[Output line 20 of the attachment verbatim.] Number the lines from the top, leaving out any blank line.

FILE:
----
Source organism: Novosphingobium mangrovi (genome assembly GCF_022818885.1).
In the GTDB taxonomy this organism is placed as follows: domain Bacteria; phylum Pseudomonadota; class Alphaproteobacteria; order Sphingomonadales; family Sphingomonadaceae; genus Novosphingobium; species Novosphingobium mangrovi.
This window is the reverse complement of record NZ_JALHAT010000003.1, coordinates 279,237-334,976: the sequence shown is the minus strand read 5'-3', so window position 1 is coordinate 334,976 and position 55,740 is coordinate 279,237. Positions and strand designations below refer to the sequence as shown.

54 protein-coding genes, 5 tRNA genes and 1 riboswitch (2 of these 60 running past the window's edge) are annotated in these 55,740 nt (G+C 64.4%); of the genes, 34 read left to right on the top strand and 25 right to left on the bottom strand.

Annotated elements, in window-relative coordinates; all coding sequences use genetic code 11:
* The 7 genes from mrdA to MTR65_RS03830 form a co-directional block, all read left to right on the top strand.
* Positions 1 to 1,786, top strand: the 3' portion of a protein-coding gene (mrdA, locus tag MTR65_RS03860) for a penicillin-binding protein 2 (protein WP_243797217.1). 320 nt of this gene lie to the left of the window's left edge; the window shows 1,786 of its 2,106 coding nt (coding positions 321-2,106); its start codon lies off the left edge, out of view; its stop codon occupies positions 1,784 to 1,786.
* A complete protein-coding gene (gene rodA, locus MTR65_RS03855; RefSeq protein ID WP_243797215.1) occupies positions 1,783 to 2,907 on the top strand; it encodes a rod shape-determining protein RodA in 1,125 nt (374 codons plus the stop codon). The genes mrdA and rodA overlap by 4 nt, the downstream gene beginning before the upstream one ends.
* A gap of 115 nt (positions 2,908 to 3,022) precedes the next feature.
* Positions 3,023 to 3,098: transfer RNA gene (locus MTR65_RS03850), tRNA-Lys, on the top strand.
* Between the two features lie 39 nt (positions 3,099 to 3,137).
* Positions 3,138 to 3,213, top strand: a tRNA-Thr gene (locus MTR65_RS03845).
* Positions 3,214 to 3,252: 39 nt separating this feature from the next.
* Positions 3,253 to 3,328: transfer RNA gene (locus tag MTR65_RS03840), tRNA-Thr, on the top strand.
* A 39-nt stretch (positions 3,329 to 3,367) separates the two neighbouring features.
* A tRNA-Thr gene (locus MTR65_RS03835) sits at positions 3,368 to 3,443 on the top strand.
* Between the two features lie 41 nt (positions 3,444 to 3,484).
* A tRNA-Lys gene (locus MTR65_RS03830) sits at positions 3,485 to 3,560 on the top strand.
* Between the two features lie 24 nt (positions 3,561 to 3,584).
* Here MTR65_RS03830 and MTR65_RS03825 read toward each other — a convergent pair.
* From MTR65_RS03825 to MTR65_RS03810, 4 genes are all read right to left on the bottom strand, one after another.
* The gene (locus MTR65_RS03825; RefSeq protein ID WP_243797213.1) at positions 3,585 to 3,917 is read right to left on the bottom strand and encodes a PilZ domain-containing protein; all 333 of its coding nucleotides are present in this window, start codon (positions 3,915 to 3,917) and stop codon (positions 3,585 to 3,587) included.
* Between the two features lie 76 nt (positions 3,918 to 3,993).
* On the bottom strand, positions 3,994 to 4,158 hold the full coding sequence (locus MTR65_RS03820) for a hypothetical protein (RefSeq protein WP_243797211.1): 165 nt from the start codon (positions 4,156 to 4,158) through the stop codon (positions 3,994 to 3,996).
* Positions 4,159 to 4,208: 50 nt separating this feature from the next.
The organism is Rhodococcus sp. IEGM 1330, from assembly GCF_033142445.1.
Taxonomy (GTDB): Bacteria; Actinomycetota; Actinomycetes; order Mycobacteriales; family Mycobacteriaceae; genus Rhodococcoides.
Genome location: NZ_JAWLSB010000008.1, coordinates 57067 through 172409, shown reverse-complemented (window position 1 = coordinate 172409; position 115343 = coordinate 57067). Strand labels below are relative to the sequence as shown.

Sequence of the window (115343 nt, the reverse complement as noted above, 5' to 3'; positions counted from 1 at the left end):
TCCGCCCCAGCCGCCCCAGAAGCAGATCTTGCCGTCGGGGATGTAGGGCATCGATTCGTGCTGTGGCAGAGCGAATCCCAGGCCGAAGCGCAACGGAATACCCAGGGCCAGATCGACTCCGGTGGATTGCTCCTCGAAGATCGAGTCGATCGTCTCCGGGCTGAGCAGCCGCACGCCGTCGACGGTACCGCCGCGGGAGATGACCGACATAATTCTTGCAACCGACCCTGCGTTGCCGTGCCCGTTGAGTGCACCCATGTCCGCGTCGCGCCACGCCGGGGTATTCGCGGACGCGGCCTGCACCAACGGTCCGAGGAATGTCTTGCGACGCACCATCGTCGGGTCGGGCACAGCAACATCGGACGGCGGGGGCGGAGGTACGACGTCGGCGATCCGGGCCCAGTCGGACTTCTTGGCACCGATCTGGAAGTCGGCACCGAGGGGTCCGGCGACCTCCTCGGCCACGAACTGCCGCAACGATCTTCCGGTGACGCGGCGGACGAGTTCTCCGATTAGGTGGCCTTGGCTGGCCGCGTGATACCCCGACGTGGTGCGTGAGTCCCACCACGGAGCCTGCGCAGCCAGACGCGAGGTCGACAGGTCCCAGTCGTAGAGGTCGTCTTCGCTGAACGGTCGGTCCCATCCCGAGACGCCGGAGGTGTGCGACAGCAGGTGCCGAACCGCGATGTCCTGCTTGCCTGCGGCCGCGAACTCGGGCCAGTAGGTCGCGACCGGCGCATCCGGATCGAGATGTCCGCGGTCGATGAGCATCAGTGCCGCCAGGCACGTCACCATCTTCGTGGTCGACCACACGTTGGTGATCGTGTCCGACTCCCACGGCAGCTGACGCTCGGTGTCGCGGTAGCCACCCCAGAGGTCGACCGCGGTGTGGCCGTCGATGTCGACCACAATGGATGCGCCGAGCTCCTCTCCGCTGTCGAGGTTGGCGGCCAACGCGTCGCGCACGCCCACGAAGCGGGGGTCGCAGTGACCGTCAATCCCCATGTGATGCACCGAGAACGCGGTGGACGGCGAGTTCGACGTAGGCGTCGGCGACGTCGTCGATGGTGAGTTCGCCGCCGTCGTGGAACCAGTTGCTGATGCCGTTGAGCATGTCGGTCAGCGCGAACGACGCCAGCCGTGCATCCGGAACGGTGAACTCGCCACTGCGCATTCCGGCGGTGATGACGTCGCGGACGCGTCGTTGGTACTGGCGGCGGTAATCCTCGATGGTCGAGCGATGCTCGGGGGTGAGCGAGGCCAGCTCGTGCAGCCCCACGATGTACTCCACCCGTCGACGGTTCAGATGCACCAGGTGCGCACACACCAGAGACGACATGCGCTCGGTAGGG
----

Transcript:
* Here MTR65_RS03830 and MTR65_RS03825 read toward each other — a convergent pair.